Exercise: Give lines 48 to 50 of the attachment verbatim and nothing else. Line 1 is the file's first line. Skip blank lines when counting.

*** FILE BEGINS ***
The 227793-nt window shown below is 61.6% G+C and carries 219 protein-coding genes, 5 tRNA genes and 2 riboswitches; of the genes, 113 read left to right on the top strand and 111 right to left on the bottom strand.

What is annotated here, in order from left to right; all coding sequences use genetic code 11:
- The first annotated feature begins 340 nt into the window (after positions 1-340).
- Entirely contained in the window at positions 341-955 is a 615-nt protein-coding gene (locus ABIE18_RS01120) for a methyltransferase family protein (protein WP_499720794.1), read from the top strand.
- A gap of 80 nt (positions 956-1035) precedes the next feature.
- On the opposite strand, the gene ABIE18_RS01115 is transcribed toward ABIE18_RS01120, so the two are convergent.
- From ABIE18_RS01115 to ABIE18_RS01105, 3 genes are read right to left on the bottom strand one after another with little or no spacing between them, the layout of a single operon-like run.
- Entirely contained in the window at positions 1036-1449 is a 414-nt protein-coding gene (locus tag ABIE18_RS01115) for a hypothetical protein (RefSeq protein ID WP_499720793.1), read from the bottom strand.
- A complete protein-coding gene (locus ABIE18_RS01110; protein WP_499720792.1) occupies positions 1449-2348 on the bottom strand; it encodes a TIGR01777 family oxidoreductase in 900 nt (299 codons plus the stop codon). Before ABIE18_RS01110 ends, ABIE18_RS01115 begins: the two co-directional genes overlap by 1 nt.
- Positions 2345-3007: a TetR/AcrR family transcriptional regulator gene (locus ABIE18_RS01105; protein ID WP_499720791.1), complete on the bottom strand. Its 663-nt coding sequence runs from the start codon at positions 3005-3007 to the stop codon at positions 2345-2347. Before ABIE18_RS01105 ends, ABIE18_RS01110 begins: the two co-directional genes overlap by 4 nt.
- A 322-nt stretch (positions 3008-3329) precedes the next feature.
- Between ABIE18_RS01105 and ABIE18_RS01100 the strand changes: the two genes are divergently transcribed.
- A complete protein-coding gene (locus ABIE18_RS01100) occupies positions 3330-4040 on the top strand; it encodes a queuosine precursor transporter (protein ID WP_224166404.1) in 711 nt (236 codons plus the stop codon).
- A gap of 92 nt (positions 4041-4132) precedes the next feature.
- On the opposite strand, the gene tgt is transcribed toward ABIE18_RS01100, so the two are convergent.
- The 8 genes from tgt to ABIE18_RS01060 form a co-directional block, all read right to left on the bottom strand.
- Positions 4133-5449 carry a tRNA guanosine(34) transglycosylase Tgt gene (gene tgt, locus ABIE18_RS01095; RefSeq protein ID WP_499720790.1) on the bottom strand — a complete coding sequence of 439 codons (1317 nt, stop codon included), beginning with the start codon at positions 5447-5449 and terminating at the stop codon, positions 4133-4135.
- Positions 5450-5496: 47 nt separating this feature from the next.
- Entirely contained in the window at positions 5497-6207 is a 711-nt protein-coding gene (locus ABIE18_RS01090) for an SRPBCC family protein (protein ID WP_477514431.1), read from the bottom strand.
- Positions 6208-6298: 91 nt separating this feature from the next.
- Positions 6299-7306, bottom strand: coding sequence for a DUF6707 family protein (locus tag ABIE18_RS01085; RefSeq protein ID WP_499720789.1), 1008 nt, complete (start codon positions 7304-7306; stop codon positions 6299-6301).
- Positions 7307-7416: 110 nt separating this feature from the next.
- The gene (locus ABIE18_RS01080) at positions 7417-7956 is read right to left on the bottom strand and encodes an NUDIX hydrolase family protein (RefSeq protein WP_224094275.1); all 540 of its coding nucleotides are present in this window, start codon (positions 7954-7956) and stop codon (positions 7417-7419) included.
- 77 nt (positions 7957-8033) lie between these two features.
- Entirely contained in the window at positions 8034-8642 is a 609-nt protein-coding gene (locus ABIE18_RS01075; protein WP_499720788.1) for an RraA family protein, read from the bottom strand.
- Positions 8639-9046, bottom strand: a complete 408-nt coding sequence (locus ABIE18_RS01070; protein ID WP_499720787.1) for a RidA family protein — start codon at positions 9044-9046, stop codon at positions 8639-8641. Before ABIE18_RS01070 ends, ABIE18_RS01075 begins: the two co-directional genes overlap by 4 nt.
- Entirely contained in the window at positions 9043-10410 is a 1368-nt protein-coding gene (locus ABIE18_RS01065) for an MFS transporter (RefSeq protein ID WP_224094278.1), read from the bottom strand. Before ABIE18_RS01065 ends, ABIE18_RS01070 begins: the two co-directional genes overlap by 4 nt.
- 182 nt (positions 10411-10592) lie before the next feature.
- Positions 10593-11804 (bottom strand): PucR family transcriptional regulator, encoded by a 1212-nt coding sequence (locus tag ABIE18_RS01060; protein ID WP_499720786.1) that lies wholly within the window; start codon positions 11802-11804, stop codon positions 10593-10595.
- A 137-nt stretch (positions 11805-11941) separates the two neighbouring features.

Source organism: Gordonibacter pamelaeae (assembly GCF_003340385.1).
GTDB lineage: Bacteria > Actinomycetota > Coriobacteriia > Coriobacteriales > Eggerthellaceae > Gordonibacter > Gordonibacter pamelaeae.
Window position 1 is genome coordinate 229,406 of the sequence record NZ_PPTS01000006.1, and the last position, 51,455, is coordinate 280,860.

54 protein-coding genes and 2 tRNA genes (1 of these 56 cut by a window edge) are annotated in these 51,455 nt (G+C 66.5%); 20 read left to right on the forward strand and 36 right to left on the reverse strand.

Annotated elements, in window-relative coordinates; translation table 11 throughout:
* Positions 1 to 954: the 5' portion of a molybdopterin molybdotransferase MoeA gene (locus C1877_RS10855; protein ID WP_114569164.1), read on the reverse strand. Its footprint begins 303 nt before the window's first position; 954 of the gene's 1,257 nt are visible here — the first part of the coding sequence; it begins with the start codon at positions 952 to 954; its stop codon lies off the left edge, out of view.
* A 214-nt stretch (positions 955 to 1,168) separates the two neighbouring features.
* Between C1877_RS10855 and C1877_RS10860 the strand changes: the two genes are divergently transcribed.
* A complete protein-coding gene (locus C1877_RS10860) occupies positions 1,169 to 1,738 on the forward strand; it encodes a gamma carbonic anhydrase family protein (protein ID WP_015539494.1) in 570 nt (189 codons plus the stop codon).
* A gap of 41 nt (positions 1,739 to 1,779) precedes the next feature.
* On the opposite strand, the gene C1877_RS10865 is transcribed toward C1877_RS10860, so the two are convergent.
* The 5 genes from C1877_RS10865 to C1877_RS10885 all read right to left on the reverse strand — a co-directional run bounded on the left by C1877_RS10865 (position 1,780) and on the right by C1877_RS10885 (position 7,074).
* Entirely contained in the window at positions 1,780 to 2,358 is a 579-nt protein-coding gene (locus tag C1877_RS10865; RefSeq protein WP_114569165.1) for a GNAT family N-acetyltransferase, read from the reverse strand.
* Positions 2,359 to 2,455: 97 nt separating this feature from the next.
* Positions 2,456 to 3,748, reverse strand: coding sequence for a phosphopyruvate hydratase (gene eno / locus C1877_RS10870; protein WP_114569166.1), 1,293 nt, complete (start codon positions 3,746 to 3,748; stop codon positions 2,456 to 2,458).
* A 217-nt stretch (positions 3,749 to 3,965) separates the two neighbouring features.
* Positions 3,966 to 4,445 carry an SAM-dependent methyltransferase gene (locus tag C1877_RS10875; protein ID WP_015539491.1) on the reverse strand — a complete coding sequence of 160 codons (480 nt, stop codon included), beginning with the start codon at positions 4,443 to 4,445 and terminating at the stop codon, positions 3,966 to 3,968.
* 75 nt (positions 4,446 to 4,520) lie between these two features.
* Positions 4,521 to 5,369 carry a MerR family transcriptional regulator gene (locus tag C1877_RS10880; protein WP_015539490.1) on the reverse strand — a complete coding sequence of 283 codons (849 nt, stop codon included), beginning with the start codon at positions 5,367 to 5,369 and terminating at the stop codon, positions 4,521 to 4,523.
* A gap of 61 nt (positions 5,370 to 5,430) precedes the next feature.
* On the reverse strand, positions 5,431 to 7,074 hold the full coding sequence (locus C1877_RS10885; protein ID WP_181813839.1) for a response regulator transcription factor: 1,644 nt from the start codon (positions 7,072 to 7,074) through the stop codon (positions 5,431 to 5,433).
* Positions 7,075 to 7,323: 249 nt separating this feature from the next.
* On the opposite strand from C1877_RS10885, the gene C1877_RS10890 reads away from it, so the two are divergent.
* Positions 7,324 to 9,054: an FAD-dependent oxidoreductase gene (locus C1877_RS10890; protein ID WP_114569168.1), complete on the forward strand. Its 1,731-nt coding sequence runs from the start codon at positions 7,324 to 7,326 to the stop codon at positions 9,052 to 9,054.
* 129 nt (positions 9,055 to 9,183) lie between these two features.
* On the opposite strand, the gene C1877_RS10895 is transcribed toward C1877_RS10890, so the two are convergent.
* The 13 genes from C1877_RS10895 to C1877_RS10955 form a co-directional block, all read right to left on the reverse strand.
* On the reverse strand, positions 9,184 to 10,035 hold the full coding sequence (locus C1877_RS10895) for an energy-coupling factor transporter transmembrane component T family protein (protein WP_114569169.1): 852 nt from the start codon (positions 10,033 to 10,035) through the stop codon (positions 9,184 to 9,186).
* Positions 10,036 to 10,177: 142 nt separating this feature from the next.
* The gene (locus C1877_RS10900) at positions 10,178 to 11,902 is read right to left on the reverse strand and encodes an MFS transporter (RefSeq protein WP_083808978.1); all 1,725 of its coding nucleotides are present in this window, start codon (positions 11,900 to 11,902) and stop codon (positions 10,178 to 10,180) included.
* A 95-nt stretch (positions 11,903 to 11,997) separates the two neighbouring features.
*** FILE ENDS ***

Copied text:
* 75 nt (positions 4,446 to 4,520) lie between these two features.
* Positions 4,521 to 5,369 carry a MerR family transcriptional regulator gene (locus tag C1877_RS10880; protein WP_015539490.1) on the reverse strand — a complete coding sequence of 283 codons (849 nt, stop codon included), beginning with the start codon at positions 5,367 to 5,369 and terminating at the stop codon, positions 4,521 to 4,523.
* A gap of 61 nt (positions 5,370 to 5,430) precedes the next feature.